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Credit cards can be an advantage or a nightmare

June 04, 2004|by LYNN F. LITTLE

People who shop with a credit card usually spend more than people who pay cash. While that can be a disadvantage to shopping with a card, there are times when using a credit card can be advantageous for consumers.

Using a credit card to pay for car repairs is a good example. By the time the bill arrives, a driver should know whether or not a repair has been completed.

Travel is another. A credit card usually is necessary to reserve an airline ticket, hotel room or rental car. If accommodations fail to live up to advertised claims, credit card companies can be helpful in resolving a dispute.

Using a credit card when shopping by telephone, mail or on the Internet can speed delivery and simplify a return or exchange. The same generally is true when shopping closer to home.

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Using a credit card to bridge expenses also can be advantageous to consumers. For example, a family needs a new refrigerator. They've read up on features and money-saving options and checked prices at several retailers. They've also put some money in savings for the big-ticket item. They do not quite have enough saved to buy one when a store that has a good reputation for sales and service advertises a sale on the refrigerator. The family weighs whether the break on the sale price is greater than the interest they would give up if they used their savings to pay cash for part of the refrigerator and the interest they would pay on the balance of their credit card while making monthly payments.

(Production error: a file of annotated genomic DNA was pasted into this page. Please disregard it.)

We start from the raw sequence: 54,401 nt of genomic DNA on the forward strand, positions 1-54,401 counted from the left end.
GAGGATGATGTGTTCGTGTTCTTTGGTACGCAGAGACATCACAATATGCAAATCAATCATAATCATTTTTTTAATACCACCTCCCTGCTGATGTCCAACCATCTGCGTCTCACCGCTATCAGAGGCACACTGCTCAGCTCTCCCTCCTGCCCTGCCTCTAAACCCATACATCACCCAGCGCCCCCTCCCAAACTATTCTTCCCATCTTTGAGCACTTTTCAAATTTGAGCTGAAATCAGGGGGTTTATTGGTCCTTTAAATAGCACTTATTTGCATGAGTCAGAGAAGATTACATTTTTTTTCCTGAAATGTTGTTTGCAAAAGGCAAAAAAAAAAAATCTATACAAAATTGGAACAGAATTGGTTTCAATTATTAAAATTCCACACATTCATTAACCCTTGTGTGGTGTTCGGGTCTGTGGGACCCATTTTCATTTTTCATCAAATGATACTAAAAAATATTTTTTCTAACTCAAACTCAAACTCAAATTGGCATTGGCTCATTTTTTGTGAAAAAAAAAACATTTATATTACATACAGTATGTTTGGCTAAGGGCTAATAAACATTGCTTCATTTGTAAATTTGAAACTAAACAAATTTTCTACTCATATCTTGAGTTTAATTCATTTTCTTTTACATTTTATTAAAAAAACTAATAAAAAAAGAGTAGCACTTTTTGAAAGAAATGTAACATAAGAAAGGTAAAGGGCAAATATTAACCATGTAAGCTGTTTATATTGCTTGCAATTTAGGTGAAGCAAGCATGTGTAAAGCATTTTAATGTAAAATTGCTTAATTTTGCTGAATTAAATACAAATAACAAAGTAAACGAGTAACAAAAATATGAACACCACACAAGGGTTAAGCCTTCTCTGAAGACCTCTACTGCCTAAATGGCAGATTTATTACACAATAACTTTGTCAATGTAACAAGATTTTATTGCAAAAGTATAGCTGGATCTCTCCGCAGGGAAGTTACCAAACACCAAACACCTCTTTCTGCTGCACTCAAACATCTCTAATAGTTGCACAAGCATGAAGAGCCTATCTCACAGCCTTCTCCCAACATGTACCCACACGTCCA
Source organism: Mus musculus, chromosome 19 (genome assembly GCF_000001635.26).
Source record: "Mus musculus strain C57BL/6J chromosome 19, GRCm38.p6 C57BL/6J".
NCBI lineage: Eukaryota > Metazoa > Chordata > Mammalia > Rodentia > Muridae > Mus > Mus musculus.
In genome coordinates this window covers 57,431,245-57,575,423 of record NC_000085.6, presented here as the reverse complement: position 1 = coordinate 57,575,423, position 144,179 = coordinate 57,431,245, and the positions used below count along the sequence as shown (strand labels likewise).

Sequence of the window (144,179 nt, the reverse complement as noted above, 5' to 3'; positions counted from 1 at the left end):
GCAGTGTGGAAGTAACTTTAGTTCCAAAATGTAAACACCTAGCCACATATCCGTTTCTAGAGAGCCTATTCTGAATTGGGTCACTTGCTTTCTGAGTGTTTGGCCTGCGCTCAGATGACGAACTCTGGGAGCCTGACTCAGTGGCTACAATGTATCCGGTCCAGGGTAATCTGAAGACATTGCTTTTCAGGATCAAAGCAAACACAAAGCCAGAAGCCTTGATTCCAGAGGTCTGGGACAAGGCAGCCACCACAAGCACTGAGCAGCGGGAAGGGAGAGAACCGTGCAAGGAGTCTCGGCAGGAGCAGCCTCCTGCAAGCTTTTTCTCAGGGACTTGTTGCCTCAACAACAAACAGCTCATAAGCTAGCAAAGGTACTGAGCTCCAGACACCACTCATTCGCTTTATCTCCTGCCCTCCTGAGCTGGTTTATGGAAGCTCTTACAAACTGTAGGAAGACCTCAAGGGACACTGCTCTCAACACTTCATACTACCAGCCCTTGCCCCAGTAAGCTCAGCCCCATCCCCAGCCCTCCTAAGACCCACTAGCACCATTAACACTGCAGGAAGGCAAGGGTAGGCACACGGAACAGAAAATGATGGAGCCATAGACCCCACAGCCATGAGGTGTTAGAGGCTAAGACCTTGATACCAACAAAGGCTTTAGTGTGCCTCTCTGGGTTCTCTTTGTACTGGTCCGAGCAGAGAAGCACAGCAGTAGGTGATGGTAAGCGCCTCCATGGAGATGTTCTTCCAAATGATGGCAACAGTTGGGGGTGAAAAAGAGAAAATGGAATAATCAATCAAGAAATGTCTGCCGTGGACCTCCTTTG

If a credit card holder is disciplined, using a credit card to occasionally bridge expenses can result in a savings.

Discipline is an important part of this equation. Some people are able to charge routine expenses, groceries or gasoline, for example, and minimize the need to carry cash or write checks.

Charging and paying off the balance at the end of the month can have rewards, like building up sky miles.

If a card holder charges more than he or she can realistically pay, interest can erode any potential savings.

Interest drives up prices. Some who overspend may end up paying several times the initial purchase price in interest costs.




Lynn F. Little is a family and consumer sciences educator with Maryland Cooperative Extension in Washington County.

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